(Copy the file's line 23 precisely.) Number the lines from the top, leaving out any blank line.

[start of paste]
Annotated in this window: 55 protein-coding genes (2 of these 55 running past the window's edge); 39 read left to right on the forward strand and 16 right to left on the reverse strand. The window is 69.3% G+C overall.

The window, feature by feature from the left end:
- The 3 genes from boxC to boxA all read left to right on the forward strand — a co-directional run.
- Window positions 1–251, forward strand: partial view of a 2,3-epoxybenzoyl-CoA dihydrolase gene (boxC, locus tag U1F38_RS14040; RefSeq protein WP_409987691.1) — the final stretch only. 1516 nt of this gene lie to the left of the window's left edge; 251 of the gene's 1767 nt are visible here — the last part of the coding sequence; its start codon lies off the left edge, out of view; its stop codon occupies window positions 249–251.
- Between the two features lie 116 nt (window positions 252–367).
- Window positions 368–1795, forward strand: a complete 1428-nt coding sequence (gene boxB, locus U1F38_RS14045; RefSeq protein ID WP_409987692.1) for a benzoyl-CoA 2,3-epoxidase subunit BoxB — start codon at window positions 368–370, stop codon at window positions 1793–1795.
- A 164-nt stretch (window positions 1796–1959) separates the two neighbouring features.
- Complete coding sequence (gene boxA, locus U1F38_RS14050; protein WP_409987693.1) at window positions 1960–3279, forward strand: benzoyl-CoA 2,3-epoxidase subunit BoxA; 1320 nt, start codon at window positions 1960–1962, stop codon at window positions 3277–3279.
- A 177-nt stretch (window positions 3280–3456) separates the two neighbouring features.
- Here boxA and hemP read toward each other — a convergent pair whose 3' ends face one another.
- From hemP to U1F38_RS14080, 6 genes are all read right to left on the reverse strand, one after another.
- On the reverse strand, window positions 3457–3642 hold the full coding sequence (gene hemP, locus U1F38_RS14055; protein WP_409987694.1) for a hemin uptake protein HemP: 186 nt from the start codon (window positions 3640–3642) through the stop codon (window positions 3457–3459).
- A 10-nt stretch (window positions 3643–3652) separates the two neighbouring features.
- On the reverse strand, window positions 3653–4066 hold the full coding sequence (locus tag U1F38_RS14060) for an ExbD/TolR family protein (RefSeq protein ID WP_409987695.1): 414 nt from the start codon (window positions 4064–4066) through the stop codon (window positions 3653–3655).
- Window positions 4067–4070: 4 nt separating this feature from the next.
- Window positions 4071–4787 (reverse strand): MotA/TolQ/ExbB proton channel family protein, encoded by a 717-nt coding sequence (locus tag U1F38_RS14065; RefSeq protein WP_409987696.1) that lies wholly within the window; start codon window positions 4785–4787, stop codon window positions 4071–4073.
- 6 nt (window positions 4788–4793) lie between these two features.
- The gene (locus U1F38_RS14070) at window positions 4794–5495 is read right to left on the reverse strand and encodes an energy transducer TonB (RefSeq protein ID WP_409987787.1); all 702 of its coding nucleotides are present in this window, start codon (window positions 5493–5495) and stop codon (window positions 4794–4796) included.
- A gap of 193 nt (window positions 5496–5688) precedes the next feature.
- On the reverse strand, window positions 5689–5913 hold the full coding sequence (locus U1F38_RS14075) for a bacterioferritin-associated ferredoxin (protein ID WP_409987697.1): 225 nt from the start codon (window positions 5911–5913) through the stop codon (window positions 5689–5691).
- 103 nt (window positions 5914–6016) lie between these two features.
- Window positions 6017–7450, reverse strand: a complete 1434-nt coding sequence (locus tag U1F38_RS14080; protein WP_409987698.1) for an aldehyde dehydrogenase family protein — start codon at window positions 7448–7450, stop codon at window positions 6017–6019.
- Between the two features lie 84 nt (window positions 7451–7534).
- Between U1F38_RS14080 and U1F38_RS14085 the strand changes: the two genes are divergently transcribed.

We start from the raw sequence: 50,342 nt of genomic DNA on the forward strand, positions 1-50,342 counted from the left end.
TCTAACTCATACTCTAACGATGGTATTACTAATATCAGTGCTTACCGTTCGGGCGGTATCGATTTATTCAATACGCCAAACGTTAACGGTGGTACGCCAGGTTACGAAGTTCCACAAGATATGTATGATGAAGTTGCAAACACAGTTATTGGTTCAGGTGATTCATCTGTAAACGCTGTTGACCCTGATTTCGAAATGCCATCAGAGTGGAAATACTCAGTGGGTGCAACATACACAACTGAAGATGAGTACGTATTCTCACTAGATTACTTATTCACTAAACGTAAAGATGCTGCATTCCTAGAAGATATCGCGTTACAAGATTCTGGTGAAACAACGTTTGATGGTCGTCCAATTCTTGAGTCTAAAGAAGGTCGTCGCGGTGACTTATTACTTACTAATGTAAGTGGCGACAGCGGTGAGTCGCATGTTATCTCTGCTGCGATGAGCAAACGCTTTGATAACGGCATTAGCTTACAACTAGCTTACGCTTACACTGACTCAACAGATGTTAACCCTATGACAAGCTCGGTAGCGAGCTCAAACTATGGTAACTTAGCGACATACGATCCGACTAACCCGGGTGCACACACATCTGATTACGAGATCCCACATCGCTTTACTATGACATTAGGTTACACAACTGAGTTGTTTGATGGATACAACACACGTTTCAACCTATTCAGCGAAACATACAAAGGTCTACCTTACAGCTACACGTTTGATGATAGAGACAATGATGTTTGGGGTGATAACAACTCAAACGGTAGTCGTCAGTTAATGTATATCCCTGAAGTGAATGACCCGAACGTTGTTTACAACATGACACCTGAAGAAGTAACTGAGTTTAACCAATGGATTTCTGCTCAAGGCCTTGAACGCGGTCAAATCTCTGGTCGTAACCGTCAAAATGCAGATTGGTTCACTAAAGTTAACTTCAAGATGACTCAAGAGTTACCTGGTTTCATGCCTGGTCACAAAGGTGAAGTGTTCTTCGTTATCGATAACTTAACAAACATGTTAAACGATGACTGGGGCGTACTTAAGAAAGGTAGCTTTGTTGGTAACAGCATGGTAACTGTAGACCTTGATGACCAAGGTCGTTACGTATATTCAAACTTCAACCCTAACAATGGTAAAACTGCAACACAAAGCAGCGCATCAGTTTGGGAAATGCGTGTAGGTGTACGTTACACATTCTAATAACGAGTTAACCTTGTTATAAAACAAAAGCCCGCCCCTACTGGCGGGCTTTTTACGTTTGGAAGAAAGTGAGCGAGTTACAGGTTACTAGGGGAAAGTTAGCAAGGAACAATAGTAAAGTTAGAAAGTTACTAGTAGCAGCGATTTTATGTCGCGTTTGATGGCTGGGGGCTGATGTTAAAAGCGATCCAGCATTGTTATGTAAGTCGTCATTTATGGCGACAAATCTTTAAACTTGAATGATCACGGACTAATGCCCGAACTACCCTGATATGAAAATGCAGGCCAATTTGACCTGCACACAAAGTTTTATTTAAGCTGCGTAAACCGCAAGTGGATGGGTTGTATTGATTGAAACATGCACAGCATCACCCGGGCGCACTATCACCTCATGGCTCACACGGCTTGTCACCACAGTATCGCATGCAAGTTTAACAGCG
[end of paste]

- Between the two features lie 84 nt (window positions 7451–7534).